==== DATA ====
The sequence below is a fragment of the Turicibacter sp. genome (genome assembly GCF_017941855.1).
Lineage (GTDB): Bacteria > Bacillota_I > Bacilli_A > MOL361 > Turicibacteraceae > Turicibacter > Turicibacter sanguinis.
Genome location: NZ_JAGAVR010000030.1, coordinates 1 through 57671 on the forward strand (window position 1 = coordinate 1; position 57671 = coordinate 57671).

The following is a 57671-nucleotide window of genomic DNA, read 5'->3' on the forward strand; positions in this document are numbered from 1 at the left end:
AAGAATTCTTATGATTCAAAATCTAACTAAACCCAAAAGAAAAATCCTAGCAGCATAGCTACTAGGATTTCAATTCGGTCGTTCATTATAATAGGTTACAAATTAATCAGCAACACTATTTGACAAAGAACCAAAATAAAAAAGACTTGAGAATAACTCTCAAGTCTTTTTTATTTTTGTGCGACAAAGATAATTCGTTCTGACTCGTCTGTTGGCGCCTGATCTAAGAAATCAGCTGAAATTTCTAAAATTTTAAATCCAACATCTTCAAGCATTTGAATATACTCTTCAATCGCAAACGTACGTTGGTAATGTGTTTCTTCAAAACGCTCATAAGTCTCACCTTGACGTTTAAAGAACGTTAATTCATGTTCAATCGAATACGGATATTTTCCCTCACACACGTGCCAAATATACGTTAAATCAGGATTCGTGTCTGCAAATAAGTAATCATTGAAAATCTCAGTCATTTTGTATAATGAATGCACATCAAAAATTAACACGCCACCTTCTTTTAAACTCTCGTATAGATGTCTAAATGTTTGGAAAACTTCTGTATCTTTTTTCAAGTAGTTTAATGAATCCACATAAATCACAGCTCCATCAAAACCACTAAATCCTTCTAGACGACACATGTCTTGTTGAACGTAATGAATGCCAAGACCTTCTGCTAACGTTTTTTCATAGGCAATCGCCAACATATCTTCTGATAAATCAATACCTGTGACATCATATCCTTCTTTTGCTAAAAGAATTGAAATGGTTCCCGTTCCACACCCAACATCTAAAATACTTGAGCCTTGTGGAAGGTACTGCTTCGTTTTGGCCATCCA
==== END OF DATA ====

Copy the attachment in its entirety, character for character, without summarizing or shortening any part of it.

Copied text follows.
The sequence below is a fragment of the Turicibacter sp. genome (genome assembly GCF_017941855.1).
Lineage (GTDB): Bacteria > Bacillota_I > Bacilli_A > MOL361 > Turicibacteraceae > Turicibacter > Turicibacter sanguinis.
Genome location: NZ_JAGAVR010000030.1, coordinates 1 through 57671 on the forward strand (window position 1 = coordinate 1; position 57671 = coordinate 57671).

The following is a 57671-nucleotide window of genomic DNA, read 5'->3' on the forward strand; positions in this document are numbered from 1 at the left end:
AAGAATTCTTATGATTCAAAATCTAACTAAACCCAAAAGAAAAATCCTAGCAGCATAGCTACTAGGATTTCAATTCGGTCGTTCATTATAATAGGTTACAAATTAATCAGCAACACTATTTGACAAAGAACCAAAATAAAAAAGACTTGAGAATAACTCTCAAGTCTTTTTTATTTTTGTGCGACAAAGATAATTCGTTCTGACTCGTCTGTTGGCGCCTGATCTAAGAAATCAGCTGAAATTTCTAAAATTTTAAATCCAACATCTTCAAGCATTTGAATATACTCTTCAATCGCAAACGTACGTTGGTAATGTGTTTCTTCAAAACGCTCATAAGTCTCACCTTGACGTTTAAAGAACGTTAATTCATGTTCAATCGAATACGGATATTTTCCCTCACACACGTGCCAAATATACGTTAAATCAGGATTCGTGTCTGCAAATAAGTAATCATTGAAAATCTCAGTCATTTTGTATAATGAATGCACATCAAAAATTAACACGCCACCTTCTTTTAAACTCTCGTATAGATGTCTAAATGTTTGGAAAACTTCTGTATCTTTTTTCAAGTAGTTTAATGAATCCACATAAATCACAGCTCCATCAAAACCACTAAATCCTTCTAGACGACACATGTCTTGTTGAACGTAATGAATGCCAAGACCTTCTGCTAACGTTTTTTCATAGGCAATCGCCAACATATCTTCTGATAAATCAATACCTGTGACATCATATCCTTCTTTTGCTAAAAGAATTGAAATGGTTCCCGTTCCACACCCAACATCTAAAATACTTGAGCCTTGTGGAAGGTACTGCTTCGTTTTGGCCATCCA